Secret Service Reportedly Willing to Ban Skype, GMail, Hotmail
Russian intelligence agencies believe that Skype, GMail and Hotmail have been undermining national security of the Russian Federation, Moscow-based radio Ekho Moskvy reported today. Unsupervised use of such services can lead to large-scale threats to Russia's national security, according to Alexander Andreechkin, the chief of the Federal Security Service's (FSB) Centre of Information Security and Special Communications, the radio said. Thus, Russian secret services have admitted that they are unable to monitor the vast correspondence and communication among people, who are using these online resources. The initiator of the ban and the FSB claimed that Skype had been difficult to eavesdrop because of absence of its connection to SORM.
It is the Commission of Telecommunications and Information Technologies of the Russian Union of Industrialists and Enterpreneurs which has been charged with working out recommendations for the ban of Skype in Russia. Evidently such a ban would be favourable for the Russian communication companies: thanks to Skype, many millions of Internet users in Russia have been able to circumwent the high tariffs of international telephone calls. Partially the new iniative of authorities might be explained by the intention of the major Russian communication company, Megafon, to create it own program, similar to Skype's operational scheme. In both applications, users are making phone calls free of charge, while calls to the PSTN networks already cost some money if both applications are used.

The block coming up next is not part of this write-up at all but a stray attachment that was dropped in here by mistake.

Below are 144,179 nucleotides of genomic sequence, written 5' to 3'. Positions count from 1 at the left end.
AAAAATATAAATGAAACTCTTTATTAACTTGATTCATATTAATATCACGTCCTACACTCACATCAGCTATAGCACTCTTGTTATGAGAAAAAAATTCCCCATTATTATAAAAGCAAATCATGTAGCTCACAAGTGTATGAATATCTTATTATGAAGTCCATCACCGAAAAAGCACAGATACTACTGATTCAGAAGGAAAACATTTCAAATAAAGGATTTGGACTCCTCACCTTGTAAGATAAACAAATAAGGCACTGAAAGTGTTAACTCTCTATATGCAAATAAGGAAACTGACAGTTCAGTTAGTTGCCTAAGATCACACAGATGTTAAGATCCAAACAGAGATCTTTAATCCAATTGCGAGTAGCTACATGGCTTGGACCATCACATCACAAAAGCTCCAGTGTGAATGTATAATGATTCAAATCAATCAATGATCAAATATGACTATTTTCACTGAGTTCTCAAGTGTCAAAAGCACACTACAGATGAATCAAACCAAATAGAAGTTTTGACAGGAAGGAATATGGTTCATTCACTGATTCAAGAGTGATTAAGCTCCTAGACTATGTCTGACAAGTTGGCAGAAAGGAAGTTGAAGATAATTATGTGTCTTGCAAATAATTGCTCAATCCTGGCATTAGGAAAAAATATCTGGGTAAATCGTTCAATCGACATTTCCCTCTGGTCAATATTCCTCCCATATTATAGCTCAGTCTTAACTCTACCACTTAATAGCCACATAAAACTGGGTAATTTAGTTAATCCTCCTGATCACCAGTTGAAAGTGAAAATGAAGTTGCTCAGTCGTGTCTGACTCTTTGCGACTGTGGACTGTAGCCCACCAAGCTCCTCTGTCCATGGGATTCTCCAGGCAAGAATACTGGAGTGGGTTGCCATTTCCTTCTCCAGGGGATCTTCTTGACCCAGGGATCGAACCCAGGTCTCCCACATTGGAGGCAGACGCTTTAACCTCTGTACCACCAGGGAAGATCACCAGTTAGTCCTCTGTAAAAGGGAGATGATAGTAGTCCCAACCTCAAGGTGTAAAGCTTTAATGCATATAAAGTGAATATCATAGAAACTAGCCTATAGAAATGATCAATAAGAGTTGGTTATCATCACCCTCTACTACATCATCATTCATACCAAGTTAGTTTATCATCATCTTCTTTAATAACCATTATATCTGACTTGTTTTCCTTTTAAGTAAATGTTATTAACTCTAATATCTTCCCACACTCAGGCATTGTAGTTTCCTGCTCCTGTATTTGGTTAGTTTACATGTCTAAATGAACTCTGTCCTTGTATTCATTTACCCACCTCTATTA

The commentators of Russian online forums express their anger over the intention of the security services. Russians are speaking ironically that now they may expect the ban on communication via e-mail, too. The only rethoric question here is about the reaction of Dmitry Medvedev, the Russian president, who pretends to be a great blogger and a fan of iPad. Apparently he would be deprived of significant means of communication with his subordinates then.
Possibly people in the Kremlin have realized this, too. Later on Saturday, Russian news agency RIA Novosti quoted a Kremlin spokesman as saying, "[FSB's] Andreechkin exceeded his commission and made a hasty conclusions about these popular services."